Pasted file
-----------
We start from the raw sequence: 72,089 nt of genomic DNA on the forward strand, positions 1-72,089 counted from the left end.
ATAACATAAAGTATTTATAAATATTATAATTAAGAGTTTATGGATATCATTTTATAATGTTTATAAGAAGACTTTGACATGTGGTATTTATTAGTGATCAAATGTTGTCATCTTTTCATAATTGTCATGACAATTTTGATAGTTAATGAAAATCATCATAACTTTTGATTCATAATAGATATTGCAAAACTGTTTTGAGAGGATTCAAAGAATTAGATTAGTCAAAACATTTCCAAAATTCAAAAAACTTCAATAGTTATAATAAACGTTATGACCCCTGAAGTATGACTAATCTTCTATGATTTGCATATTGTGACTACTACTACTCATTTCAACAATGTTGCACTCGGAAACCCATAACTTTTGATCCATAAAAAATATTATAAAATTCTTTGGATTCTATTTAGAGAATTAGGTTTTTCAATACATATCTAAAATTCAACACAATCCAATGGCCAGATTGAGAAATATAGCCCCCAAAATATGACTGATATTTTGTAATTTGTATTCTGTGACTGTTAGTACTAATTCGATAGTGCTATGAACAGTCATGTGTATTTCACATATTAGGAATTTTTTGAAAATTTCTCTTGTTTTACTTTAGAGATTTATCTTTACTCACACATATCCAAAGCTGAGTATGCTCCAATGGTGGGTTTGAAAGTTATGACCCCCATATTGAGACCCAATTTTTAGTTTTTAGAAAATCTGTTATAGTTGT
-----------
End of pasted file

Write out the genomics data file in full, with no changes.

We start from the raw sequence: 72,089 nt of genomic DNA on the forward strand, positions 1-72,089 counted from the left end.
ATAACATAAAGTATTTATAAATATTATAATTAAGAGTTTATGGATATCATTTTATAATGTTTATAAGAAGACTTTGACATGTGGTATTTATTAGTGATCAAATGTTGTCATCTTTTCATAATTGTCATGACAATTTTGATAGTTAATGAAAATCATCATAACTTTTGATTCATAATAGATATTGCAAAACTGTTTTGAGAGGATTCAAAGAATTAGATTAGTCAAAACATTTCCAAAATTCAAAAAACTTCAATAGTTATAATAAACGTTATGACCCCTGAAGTATGACTAATCTTCTATGATTTGCATATTGTGACTACTACTACTCATTTCAACAATGTTGCACTCGGAAACCCATAACTTTTGATCCATAAAAAATATTATAAAATTCTTTGGATTCTATTTAGAGAATTAGGTTTTTCAATACATATCTAAAATTCAACACAATCCAATGGCCAGATTGAGAAATATAGCCCCCAAAATATGACTGATATTTTGTAATTTGTATTCTGTGACTGTTAGTACTAATTCGATAGTGCTATGAACAGTCATGTGTATTTCACATATTAGGAATTTTTTGAAAATTTCTCTTGTTTTACTTTAGAGATTTATCTTTACTCACACATATCCAAAGCTGAGTATGCTCCAATGGTGGGTTTGAAAGTTATGACCCCCATATTGAGACCCAATTTTTAGTTTTTAGAAAATCTGTTATAGTTGT